• Written by: Charla Teves (Intern)

The Hawaii Budget and Policy Center Releases Brief on State Budget and Economy

An update on the COVID-19 economy



As the Covid-19 pandemic has affected nearly 23 million people in the United States, and has taken the lives of roughly 380,000, this virus has injured families beyond the infection and death rates. Hawaii’s economy has taken a large hit, and as a result, left many families unemployed during a time of vulnerability. The U.S. Census Bureau’s Household Pulse Survey reported in October of 2020 that nearly 60 percent of Hawaii respondents had at least one member of their household who lost employment income since March of 2020. This survey also shared that approximately one in three people in Hawaii have found it difficult to pay for usual household expenses. Hawaii families are facing uncertain times and are looking to the government and policymakers for help. Although the federal government has had the responsibility of providing stimulus during this pandemic, Hawaii’s state government has had the power to make a significant impact on the economy and for those who live in the state. As Hawaii is living through a similar but more extreme version of the Great Recession (2007-2009), the Hawaii Budget and Policy Center published their brief – Healing Hawaii’s Economy – to showcase the knowledge that was acquired following the Great Recession and how that can be implemented in order to restore and rebuild Hawaii’s prosperous economy.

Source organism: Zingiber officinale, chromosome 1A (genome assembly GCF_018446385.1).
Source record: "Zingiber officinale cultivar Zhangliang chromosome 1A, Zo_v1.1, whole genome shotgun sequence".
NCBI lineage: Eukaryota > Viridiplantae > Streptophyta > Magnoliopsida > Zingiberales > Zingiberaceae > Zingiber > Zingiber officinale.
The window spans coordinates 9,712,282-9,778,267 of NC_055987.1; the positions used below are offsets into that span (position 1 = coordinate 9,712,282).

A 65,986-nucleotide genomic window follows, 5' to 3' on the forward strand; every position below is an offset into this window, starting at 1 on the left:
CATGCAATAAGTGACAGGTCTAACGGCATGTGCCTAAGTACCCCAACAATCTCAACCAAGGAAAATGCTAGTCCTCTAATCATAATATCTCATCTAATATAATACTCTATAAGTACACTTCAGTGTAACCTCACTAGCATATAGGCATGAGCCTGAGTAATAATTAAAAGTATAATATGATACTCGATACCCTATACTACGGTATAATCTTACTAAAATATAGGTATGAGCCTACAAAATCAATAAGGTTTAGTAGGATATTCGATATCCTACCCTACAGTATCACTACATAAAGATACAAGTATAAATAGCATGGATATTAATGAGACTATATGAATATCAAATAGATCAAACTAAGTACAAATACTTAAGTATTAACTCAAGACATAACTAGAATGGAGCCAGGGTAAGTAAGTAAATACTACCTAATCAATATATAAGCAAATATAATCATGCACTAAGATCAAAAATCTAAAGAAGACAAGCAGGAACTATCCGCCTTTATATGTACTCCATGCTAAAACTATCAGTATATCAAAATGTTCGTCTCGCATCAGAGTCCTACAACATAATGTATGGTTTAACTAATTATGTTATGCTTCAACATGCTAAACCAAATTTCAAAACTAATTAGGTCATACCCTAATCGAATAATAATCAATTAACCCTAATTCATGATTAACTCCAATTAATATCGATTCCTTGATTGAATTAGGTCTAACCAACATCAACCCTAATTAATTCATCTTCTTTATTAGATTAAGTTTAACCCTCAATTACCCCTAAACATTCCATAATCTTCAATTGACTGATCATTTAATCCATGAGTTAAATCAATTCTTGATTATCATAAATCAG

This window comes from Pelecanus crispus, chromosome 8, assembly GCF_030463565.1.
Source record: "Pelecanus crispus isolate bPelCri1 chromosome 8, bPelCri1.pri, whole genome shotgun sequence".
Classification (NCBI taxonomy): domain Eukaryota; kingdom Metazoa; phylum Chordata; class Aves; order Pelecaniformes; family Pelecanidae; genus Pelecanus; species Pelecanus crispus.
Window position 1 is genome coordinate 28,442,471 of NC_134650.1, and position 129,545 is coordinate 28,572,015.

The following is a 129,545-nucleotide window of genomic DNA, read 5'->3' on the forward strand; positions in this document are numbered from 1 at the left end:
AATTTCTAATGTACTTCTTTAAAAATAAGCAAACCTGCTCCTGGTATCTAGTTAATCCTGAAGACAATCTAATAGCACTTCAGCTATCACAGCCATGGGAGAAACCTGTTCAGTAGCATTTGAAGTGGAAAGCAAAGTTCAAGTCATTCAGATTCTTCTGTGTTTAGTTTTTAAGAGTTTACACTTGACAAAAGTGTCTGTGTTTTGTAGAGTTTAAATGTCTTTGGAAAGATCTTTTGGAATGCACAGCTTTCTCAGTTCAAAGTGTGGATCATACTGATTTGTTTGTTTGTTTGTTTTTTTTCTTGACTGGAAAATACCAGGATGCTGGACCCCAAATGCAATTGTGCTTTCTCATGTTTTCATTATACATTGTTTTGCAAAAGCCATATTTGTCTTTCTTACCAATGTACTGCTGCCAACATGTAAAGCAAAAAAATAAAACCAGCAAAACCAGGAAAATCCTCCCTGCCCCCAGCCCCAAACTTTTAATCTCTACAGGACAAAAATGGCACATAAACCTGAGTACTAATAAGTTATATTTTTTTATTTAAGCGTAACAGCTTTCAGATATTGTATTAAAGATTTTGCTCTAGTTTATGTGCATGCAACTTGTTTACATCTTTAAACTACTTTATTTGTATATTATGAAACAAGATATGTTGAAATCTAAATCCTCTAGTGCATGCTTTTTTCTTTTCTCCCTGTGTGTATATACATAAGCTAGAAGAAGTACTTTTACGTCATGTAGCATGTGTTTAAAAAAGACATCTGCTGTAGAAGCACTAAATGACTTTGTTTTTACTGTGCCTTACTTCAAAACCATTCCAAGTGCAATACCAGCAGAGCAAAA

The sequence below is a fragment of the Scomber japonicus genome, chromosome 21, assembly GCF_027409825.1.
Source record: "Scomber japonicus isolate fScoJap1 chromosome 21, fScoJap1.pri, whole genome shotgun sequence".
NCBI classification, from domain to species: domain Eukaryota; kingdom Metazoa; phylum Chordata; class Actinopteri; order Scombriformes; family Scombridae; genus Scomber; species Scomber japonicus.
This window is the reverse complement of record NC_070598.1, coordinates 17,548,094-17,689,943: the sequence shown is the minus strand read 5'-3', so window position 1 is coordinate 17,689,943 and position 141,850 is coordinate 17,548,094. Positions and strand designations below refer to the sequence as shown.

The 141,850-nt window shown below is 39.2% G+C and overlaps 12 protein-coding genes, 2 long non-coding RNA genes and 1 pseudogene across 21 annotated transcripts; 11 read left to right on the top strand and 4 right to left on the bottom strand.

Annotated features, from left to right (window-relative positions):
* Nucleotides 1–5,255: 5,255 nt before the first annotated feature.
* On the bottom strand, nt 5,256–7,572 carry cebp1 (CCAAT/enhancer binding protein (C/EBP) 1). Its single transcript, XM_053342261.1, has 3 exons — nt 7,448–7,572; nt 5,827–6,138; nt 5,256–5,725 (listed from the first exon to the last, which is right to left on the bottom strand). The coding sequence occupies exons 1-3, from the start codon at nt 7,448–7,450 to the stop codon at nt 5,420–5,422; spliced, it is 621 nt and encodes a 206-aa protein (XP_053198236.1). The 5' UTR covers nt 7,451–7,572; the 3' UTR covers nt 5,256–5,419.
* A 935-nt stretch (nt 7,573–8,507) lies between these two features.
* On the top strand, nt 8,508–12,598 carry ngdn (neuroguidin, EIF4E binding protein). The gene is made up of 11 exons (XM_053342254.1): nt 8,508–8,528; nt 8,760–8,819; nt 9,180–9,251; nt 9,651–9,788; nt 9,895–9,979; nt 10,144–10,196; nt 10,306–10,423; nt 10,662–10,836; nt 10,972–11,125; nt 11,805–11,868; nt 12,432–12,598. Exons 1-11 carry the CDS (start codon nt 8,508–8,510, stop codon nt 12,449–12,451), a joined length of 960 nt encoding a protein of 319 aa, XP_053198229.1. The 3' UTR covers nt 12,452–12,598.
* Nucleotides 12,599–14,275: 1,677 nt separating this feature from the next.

The Hawaii Budget and Policy Center analyzed data from the Great Recession and the current state of Hawaii’s economy and found that the current recession hits groups with lower average earnings harder. Hawaii already has a sizable gap between lower and higher-wage jobs, but the pandemic’s effect on the economy is making this gap more serious. Women, Filipino populations, and Native Hawaiian populations specifically are feeling the effects of the recession the hardest as they already earn less than the state’s median income. Economists estimate that for every $1 cut from the state spending, $1.50 comes out of the economy. The Hawaii Budget and Policy Center advises that it is the wrong time to cut the state budget. However, plans are being discussed to cut general fund spending from the state budget, including a proposed two-day per month furlough for state workers per Governor Ige. To combat the already declining economy and the calamity of Covid-19, the Hawaii Budget and Policy Center suggested five important lessons learned during the Great Recession that can help to stabilize the economy and balance the budget.



Lesson 1: Economic recovery depends on state spending. The Great Recession showed that cutting public spending, specifically by state and local governments, results in an extended economic turmoil. Instead, direct government intervention, such as timely spending on services and infrastructure, can make the difference between a speedy recovery and prolonged inactivity.